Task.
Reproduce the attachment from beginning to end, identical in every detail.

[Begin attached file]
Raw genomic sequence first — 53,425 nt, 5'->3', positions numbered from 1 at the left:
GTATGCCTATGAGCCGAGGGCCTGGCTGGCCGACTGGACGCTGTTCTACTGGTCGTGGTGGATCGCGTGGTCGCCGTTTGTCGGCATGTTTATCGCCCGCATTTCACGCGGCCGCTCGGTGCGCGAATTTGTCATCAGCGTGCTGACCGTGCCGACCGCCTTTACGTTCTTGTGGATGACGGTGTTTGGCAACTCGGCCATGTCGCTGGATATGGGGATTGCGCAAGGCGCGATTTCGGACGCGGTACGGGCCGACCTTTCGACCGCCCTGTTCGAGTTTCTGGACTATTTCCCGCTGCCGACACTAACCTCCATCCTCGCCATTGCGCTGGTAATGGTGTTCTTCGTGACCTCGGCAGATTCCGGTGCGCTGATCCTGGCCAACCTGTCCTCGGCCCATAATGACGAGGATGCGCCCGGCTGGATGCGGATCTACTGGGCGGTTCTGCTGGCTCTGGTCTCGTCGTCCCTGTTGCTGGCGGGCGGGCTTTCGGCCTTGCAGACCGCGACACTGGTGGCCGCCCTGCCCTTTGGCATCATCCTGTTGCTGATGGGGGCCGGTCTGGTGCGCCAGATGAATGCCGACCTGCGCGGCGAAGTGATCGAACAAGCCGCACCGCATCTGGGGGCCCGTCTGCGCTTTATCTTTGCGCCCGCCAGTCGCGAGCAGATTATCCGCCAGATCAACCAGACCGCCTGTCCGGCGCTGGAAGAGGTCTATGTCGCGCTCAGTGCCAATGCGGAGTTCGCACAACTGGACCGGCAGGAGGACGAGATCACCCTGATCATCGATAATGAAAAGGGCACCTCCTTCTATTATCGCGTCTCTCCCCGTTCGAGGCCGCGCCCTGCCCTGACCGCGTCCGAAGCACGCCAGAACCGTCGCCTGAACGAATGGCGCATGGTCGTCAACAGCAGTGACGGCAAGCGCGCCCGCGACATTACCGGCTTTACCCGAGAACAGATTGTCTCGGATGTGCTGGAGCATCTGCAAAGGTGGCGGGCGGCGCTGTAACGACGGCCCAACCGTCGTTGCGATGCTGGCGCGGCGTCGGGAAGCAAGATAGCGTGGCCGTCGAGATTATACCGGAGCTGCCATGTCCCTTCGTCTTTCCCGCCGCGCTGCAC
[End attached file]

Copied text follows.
Raw genomic sequence first — 53,425 nt, 5'->3', positions numbered from 1 at the left:
GTATGCCTATGAGCCGAGGGCCTGGCTGGCCGACTGGACGCTGTTCTACTGGTCGTGGTGGATCGCGTGGTCGCCGTTTGTCGGCATGTTTATCGCCCGCATTTCACGCGGCCGCTCGGTGCGCGAATTTGTCATCAGCGTGCTGACCGTGCCGACCGCCTTTACGTTCTTGTGGATGACGGTGTTTGGCAACTCGGCCATGTCGCTGGATATGGGGATTGCGCAAGGCGCGATTTCGGACGCGGTACGGGCCGACCTTTCGACCGCCCTGTTCGAGTTTCTGGACTATTTCCCGCTGCCGACACTAACCTCCATCCTCGCCATTGCGCTGGTAATGGTGTTCTTCGTGACCTCGGCAGATTCCGGTGCGCTGATCCTGGCCAACCTGTCCTCGGCCCATAATGACGAGGATGCGCCCGGCTGGATGCGGATCTACTGGGCGGTTCTGCTGGCTCTGGTCTCGTCGTCCCTGTTGCTGGCGGGCGGGCTTTCGGCCTTGCAGACCGCGACACTGGTGGCCGCCCTGCCCTTTGGCATCATCCTGTTGCTGATGGGGGCCGGTCTGGTGCGCCAGATGAATGCCGACCTGCGCGGCGAAGTGATCGAACAAGCCGCACCGCATCTGGGGGCCCGTCTGCGCTTTATCTTTGCGCCCGCCAGTCGCGAGCAGATTATCCGCCAGATCAACCAGACCGCCTGTCCGGCGCTGGAAGAGGTCTATGTCGCGCTCAGTGCCAATGCGGAGTTCGCACAACTGGACCGGCAGGAGGACGAGATCACCCTGATCATCGATAATGAAAAGGGCACCTCCTTCTATTATCGCGTCTCTCCCCGTTCGAGGCCGCGCCCTGCCCTGACCGCGTCCGAAGCACGCCAGAACCGTCGCCTGAACGAATGGCGCATGGTCGTCAACAGCAGTGACGGCAAGCGCGCCCGCGACATTACCGGCTTTACCCGAGAACAGATTGTCTCGGATGTGCTGGAGCATCTGCAAAGGTGGCGGGCGGCGCTGTAACGACGGCCCAACCGTCGTTGCGATGCTGGCGCGGCGTCGGGAAGCAAGATAGCGTGGCCGTCGAGATTATACCGGAGCTGCCATGTCCCTTCGTCTTTCCCGCCGCGCTGCAC